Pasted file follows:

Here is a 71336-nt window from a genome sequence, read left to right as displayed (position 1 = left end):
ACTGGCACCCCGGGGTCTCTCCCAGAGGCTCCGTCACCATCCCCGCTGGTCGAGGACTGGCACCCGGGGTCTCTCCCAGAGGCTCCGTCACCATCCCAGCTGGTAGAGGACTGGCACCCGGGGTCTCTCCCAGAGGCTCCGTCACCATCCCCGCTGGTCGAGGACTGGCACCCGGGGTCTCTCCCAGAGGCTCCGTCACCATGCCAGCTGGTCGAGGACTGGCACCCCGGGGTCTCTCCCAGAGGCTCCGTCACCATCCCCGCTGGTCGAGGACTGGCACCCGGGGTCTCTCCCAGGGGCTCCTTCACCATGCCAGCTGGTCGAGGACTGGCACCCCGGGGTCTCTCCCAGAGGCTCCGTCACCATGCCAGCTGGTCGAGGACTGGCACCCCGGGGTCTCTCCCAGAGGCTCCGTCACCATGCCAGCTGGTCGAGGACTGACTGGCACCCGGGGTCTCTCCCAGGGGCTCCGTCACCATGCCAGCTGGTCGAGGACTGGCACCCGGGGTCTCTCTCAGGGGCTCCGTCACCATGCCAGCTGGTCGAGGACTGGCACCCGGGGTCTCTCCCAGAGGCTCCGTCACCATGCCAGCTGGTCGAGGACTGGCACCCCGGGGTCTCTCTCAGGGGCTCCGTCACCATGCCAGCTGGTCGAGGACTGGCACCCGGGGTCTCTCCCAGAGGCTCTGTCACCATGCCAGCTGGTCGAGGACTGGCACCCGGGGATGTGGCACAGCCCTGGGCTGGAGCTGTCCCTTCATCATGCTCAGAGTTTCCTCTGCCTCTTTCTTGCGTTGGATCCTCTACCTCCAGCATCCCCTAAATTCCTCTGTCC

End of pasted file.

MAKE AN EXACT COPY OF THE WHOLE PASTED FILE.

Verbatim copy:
Here is a 71336-nt window from a genome sequence, read left to right as displayed (position 1 = left end):
ACTGGCACCCCGGGGTCTCTCCCAGAGGCTCCGTCACCATCCCCGCTGGTCGAGGACTGGCACCCGGGGTCTCTCCCAGAGGCTCCGTCACCATCCCAGCTGGTAGAGGACTGGCACCCGGGGTCTCTCCCAGAGGCTCCGTCACCATCCCCGCTGGTCGAGGACTGGCACCCGGGGTCTCTCCCAGAGGCTCCGTCACCATGCCAGCTGGTCGAGGACTGGCACCCCGGGGTCTCTCCCAGAGGCTCCGTCACCATCCCCGCTGGTCGAGGACTGGCACCCGGGGTCTCTCCCAGGGGCTCCTTCACCATGCCAGCTGGTCGAGGACTGGCACCCCGGGGTCTCTCCCAGAGGCTCCGTCACCATGCCAGCTGGTCGAGGACTGGCACCCCGGGGTCTCTCCCAGAGGCTCCGTCACCATGCCAGCTGGTCGAGGACTGACTGGCACCCGGGGTCTCTCCCAGGGGCTCCGTCACCATGCCAGCTGGTCGAGGACTGGCACCCGGGGTCTCTCTCAGGGGCTCCGTCACCATGCCAGCTGGTCGAGGACTGGCACCCGGGGTCTCTCCCAGAGGCTCCGTCACCATGCCAGCTGGTCGAGGACTGGCACCCCGGGGTCTCTCTCAGGGGCTCCGTCACCATGCCAGCTGGTCGAGGACTGGCACCCGGGGTCTCTCCCAGAGGCTCTGTCACCATGCCAGCTGGTCGAGGACTGGCACCCGGGGATGTGGCACAGCCCTGGGCTGGAGCTGTCCCTTCATCATGCTCAGAGTTTCCTCTGCCTCTTTCTTGCGTTGGATCCTCTACCTCCAGCATCCCCTAAATTCCTCTGTCC